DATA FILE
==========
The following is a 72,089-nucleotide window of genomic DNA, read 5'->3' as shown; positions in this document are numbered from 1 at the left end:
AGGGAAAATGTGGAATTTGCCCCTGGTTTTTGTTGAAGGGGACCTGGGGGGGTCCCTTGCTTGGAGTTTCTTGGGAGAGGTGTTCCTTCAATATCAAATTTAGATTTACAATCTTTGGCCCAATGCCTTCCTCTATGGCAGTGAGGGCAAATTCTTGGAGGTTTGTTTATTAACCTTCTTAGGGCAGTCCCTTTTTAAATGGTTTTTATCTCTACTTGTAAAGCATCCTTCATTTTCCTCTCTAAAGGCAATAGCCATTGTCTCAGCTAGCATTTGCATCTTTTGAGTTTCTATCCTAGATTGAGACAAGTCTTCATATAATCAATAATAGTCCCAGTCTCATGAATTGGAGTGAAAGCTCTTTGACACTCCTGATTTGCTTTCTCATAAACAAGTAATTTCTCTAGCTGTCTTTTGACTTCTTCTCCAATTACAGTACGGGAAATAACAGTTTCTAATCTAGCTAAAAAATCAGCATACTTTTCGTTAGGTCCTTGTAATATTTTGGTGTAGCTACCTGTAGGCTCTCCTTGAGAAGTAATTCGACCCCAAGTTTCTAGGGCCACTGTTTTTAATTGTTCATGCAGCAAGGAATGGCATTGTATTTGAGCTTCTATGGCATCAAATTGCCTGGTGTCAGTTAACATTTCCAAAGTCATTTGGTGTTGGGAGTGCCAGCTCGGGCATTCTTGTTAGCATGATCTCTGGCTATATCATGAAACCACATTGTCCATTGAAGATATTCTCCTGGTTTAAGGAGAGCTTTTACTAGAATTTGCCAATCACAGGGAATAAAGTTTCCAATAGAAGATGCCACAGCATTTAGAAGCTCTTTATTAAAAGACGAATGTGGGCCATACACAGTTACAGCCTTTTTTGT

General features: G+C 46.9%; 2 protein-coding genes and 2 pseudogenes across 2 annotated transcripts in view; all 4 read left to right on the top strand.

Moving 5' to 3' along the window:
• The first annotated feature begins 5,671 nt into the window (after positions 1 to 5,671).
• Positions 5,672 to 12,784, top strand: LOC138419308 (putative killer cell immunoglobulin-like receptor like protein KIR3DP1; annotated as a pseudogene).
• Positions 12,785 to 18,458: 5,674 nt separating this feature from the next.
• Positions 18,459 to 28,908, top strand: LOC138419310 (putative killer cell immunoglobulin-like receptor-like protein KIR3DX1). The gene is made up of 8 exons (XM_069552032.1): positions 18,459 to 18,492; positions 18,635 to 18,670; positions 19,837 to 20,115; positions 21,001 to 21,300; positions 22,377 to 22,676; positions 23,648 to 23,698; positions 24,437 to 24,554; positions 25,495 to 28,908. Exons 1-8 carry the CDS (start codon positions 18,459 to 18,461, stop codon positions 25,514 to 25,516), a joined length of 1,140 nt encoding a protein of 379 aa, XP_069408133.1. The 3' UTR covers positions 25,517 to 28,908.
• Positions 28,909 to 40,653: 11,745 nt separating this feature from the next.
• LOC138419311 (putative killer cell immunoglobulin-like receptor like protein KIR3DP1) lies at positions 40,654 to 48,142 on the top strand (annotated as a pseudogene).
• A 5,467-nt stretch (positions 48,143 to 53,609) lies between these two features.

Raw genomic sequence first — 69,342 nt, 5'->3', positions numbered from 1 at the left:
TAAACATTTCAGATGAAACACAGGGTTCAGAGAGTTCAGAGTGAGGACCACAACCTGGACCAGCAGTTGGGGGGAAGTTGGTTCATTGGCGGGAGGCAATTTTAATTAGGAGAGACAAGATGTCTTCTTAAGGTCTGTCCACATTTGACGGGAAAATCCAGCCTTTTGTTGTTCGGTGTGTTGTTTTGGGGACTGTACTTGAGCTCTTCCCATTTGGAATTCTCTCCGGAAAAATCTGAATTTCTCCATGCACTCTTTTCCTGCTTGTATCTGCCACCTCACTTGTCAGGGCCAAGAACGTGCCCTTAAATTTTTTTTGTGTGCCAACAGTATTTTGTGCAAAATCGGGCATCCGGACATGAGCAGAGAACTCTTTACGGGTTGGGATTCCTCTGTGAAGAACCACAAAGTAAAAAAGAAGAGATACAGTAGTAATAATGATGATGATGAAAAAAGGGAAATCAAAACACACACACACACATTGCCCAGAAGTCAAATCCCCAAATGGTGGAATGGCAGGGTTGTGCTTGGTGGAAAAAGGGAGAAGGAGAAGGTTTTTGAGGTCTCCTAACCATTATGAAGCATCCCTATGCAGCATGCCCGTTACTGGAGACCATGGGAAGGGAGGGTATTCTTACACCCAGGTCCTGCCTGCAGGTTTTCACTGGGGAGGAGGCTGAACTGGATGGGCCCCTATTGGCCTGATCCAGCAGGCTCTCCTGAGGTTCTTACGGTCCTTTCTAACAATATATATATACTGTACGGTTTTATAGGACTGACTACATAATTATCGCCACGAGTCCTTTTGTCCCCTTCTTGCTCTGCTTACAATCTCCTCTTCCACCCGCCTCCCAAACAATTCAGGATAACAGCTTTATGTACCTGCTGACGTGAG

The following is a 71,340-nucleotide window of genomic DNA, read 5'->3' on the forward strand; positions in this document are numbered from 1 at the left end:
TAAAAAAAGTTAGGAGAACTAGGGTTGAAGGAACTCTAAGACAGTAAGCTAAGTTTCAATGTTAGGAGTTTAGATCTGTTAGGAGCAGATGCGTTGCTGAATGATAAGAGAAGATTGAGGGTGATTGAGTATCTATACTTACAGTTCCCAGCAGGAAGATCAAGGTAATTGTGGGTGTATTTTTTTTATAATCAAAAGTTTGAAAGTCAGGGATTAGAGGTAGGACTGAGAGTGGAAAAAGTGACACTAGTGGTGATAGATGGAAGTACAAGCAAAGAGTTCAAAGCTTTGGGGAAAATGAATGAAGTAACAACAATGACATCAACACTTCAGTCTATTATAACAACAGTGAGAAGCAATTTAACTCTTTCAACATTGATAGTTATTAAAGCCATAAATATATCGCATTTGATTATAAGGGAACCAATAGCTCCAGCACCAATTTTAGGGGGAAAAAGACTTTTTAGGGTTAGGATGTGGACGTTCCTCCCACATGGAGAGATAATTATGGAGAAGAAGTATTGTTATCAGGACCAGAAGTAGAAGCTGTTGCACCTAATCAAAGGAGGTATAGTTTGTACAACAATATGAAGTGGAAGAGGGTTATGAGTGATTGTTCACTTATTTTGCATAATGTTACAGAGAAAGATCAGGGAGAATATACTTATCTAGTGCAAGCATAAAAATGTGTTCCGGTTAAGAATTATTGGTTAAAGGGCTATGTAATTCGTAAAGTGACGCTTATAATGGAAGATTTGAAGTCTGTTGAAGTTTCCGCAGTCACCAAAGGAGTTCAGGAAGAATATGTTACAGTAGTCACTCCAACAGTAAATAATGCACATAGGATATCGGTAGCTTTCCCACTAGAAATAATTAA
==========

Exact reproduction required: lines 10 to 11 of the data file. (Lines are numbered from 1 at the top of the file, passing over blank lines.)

• LOC138419311 (putative killer cell immunoglobulin-like receptor like protein KIR3DP1) lies at positions 40,654 to 48,142 on the top strand (annotated as a pseudogene).
• A 5,467-nt stretch (positions 48,143 to 53,609) lies between these two features.